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  • Hugh Smiley

Two-faced Trudeau and the threat to Indigenous peoples

Justin Trudeau, the Prime Minister of Canada. If I were asked to summarise him as clearly as possible, I would simply say if world leaders were in a boy band, Trudeau would be the pretty one with very little talent, lucking his way to the top.

The son of former Canadian Prime Minister Pierre Elliot Trudeau, Justin Trudeau first flew onto the scene with great esteem due to being the supposed poster boy for progressives. A strong win for left-wing values, in a time of resurgence for the right across the western world. However, transformative is certainly one word not used to describe his premiership. One particular area where the public was expecting action was climate change, an issue which Trudeau has brought up passionately on numerous occasions. He even went so far as to attend a recent climate protest in person, making a speech arguing for the need for new policies and reforms. He did this whilst Prime Minister... specifically at a protest against his own policy. A truly phenomenal display, one of the most refined and pure examples of a lack of self-awareness in our times.

But what was this policy that the protests were so vehemently against? The Trans-Mountain Pipeline Expansion Project. A means of transporting an estimated 800,000 barrels of oil from Alberta to Vancouver, it represents a big economic opportunity for the government, an exciting way to boost the industry in Canada, and a massive threat to the lives of indigenous peoples across the nation. Of the 117 indigenous groups consulted on this policy, just under two-thirds were strongly opposed to the pipelines expansion. A single accident could render dramatic sections of Squamish territory uninhabitable as well as posing a great risk to the Salish sea, with very little guarantee from either the oil industry or the government that such an incident won’t happen. Even if one ignored the present climate change issues, which clearly are dramatic, it's difficult to ignore the dangers this pipeline poses to the First Nation members of Canada. A councillor for the Squamish Nation, Khelsilem, described the situation as ‘catastrophic for our communities, our economy and our home as a Squamish people’.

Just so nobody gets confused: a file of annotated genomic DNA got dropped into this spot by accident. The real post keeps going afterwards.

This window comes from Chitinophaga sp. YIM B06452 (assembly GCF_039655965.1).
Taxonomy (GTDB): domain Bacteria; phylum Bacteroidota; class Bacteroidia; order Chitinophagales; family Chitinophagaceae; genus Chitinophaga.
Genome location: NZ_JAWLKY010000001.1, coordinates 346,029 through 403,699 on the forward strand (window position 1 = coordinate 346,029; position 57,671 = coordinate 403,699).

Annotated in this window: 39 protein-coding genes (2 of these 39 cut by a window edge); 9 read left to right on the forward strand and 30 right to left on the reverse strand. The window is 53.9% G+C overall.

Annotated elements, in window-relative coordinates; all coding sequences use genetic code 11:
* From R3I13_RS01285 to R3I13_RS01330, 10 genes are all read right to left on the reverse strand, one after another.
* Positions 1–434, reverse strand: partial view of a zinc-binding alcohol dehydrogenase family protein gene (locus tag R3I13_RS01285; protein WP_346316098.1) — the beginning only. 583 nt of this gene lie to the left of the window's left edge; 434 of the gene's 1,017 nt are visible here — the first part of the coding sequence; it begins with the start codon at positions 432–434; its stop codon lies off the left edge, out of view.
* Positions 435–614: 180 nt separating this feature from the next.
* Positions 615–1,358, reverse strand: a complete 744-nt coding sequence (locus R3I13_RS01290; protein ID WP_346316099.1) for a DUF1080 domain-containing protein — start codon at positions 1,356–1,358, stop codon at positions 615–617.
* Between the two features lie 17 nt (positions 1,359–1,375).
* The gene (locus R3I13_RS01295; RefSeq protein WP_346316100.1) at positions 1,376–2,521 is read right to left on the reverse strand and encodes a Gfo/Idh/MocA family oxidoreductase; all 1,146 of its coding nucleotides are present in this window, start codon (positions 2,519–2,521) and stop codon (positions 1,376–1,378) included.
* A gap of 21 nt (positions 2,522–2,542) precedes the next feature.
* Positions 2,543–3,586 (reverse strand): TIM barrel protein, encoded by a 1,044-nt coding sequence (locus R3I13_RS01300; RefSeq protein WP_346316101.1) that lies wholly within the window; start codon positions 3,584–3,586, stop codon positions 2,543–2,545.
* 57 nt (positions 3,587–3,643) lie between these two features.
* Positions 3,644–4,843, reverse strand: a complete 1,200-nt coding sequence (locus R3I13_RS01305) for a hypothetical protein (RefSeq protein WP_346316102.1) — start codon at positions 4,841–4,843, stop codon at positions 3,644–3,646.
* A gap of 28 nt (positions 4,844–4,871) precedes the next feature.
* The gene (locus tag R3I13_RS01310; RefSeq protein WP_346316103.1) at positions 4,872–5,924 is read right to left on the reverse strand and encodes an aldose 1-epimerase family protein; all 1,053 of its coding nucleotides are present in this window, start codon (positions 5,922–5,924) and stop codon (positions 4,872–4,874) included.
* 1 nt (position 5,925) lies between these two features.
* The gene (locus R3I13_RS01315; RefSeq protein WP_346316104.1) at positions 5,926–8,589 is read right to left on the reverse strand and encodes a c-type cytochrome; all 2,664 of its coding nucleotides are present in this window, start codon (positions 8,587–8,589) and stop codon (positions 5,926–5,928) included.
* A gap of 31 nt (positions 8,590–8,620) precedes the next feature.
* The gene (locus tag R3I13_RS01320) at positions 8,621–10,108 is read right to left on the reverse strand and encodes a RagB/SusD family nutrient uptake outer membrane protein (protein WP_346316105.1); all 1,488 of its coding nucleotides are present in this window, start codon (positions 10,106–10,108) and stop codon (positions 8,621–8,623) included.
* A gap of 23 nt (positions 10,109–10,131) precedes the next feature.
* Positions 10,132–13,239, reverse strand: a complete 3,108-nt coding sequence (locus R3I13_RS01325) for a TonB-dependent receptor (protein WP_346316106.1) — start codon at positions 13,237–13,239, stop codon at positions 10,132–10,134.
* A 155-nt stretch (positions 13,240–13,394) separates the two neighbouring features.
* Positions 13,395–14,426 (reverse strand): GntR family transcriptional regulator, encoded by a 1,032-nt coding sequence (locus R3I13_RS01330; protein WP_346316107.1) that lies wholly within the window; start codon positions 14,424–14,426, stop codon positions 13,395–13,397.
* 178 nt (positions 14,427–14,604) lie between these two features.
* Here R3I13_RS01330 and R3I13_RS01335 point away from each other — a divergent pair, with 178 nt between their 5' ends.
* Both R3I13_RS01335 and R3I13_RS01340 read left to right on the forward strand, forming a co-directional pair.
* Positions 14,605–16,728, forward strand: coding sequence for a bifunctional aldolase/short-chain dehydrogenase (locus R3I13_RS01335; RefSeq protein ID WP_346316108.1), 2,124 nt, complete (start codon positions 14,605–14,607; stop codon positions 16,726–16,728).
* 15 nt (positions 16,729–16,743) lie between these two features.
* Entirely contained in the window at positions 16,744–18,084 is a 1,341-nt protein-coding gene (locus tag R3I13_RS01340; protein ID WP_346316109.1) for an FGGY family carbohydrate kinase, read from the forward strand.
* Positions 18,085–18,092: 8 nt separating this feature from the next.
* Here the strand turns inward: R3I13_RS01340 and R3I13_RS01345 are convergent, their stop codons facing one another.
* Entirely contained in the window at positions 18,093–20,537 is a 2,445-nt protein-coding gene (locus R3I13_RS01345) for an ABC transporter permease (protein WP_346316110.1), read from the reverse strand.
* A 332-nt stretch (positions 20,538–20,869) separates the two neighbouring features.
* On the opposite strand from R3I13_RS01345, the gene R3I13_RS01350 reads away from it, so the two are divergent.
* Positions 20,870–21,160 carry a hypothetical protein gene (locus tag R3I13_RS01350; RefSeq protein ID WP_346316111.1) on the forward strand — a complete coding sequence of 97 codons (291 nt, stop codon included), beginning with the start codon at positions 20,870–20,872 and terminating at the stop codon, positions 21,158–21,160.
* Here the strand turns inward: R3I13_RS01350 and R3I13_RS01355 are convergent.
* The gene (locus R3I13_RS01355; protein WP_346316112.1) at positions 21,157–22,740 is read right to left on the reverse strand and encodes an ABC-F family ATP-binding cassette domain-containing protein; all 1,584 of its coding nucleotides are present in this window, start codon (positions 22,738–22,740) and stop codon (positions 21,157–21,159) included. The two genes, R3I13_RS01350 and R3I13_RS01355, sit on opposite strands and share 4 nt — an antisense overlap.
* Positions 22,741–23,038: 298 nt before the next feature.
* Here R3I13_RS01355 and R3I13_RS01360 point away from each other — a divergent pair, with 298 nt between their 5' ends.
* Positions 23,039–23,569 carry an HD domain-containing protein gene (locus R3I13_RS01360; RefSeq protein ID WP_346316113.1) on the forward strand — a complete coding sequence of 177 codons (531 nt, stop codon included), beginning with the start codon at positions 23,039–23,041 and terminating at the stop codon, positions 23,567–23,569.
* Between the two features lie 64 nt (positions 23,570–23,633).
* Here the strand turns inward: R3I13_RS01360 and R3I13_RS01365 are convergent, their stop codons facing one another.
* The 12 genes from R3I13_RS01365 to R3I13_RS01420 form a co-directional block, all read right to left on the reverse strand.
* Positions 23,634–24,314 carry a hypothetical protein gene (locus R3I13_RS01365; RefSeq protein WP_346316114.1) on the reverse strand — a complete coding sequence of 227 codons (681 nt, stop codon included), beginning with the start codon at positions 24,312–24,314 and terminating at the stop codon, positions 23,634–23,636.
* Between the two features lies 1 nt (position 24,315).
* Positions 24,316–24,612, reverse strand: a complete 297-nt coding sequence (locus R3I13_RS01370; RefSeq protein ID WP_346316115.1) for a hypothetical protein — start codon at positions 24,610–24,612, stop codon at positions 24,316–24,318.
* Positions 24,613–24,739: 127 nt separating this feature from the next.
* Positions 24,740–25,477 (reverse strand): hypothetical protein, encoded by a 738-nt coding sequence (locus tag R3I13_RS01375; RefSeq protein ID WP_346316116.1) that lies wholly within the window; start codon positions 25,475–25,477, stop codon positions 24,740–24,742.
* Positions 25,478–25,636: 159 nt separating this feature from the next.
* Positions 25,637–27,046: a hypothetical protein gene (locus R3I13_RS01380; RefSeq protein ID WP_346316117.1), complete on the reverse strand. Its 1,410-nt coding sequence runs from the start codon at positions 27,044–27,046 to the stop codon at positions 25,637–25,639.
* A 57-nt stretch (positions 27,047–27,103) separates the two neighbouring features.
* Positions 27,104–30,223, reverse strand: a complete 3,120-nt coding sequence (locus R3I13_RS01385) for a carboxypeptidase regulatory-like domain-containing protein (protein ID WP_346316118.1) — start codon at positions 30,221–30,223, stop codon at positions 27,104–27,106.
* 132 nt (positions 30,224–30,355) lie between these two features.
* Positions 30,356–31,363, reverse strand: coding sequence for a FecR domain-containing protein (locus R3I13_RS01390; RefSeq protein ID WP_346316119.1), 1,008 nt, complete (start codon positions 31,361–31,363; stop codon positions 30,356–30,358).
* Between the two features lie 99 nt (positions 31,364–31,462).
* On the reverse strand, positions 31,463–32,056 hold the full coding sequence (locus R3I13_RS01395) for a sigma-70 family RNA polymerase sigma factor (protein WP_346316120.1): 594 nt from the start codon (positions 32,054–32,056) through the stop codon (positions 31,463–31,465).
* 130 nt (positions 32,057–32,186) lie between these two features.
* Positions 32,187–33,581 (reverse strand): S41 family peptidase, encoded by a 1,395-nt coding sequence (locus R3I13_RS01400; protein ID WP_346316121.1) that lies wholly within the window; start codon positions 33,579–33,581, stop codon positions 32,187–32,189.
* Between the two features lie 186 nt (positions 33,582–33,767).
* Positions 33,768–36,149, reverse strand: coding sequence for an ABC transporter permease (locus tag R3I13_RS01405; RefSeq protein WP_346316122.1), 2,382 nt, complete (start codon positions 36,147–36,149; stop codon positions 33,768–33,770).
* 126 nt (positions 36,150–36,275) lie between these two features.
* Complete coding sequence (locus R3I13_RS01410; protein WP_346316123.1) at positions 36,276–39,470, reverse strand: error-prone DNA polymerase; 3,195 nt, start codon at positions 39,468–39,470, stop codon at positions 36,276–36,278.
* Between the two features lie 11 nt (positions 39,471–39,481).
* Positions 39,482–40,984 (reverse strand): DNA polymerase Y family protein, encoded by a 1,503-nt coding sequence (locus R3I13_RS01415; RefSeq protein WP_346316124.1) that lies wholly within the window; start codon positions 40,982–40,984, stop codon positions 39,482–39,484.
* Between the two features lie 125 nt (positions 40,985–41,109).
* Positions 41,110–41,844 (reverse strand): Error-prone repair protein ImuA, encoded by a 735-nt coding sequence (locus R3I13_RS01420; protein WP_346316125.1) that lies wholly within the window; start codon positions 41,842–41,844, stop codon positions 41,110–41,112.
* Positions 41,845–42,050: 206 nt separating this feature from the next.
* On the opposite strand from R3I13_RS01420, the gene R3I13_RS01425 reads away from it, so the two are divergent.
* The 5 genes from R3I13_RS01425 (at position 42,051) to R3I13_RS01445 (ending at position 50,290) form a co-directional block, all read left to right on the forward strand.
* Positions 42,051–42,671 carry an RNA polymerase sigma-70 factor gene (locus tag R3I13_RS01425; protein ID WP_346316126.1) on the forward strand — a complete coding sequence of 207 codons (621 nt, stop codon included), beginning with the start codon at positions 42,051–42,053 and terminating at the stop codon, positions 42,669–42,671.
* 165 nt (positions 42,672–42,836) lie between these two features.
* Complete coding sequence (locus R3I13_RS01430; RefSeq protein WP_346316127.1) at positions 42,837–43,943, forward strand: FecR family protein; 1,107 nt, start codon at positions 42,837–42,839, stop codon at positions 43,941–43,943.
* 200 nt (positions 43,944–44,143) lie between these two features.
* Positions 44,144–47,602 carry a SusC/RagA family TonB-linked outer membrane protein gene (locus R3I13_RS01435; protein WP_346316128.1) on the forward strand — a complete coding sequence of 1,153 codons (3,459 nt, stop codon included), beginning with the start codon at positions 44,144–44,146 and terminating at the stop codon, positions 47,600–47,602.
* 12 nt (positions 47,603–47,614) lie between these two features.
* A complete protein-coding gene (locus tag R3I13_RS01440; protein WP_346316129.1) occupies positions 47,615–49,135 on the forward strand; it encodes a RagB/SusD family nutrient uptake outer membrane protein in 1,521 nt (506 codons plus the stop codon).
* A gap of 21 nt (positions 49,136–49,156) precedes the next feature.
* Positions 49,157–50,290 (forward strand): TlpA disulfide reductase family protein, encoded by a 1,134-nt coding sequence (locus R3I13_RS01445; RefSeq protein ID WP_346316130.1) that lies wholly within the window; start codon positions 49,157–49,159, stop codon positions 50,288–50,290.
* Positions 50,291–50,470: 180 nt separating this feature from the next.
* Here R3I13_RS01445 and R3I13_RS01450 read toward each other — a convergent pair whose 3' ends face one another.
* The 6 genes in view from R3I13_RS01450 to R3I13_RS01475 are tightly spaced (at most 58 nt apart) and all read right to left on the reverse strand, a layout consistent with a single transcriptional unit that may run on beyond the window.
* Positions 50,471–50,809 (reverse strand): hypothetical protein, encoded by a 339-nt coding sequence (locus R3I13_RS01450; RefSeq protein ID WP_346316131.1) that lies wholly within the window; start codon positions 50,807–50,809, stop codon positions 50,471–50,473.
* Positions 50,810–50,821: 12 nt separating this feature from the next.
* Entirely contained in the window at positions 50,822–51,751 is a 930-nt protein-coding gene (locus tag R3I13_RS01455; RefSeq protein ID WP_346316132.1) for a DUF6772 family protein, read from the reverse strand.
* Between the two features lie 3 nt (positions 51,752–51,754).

This issue is further enflamed by the shoddy means in which Trudeau has handled it. Not only has he pushed this policy through, in the face of overwhelming unpopularity, he has also shown a very deceitful attitude, lying on numerous occasions. First by promising to uphold indigenous rights, something which he has backtracked on several times including the attempts to block compensation to indigenous children for discriminatory practices. He then promised the pipeline policy would go under a new review, which never happened. Perhaps Trump’s jibe that Trudeau is two-faced is more accurate than first assumed. All this frustration at Trudeau’s bending of the truth, came to a boiling point when he attended the protest for the pipeline and his other environmental policies. If he truly wanted to do more, he simply could.

If this piece has achieved anything, I hope it is to bring awareness to the plight of indigenous peoples, not only in Canada but across the world, who are thoroughly and systematically ignored at every turn. If that manages to sink through and there’s space for one more message, let that be to not believe Trudeau’s progressive façade. He is not who he pretends to be. Despite his rhetoric, he cares little for those who he claims to save. A politician who holds public opinions and contradictory private opinions is not one to be trusted, least of all supported.

Image - Flickr (Jason Woodhead)


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